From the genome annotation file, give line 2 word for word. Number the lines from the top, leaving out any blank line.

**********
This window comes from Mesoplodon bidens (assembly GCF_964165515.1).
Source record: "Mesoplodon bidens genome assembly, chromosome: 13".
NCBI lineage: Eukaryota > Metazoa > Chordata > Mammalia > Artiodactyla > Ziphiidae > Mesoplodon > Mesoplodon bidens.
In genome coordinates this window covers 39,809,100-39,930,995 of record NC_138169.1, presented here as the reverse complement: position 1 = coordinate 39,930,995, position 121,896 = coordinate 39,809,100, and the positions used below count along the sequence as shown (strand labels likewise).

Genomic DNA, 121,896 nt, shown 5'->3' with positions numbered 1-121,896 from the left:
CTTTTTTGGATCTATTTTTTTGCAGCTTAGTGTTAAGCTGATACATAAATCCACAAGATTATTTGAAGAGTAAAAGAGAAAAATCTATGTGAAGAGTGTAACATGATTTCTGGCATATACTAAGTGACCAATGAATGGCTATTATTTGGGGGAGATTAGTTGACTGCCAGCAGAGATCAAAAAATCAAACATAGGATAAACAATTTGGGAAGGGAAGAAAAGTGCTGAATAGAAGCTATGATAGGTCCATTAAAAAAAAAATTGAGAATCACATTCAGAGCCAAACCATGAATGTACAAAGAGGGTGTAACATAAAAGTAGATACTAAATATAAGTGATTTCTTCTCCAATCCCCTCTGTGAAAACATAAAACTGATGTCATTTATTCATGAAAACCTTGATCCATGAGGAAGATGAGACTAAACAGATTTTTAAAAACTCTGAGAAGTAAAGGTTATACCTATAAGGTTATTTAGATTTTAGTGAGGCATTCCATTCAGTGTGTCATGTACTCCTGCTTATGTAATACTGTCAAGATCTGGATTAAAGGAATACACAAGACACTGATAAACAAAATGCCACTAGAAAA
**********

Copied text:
Source record: "Mesoplodon bidens genome assembly, chromosome: 13".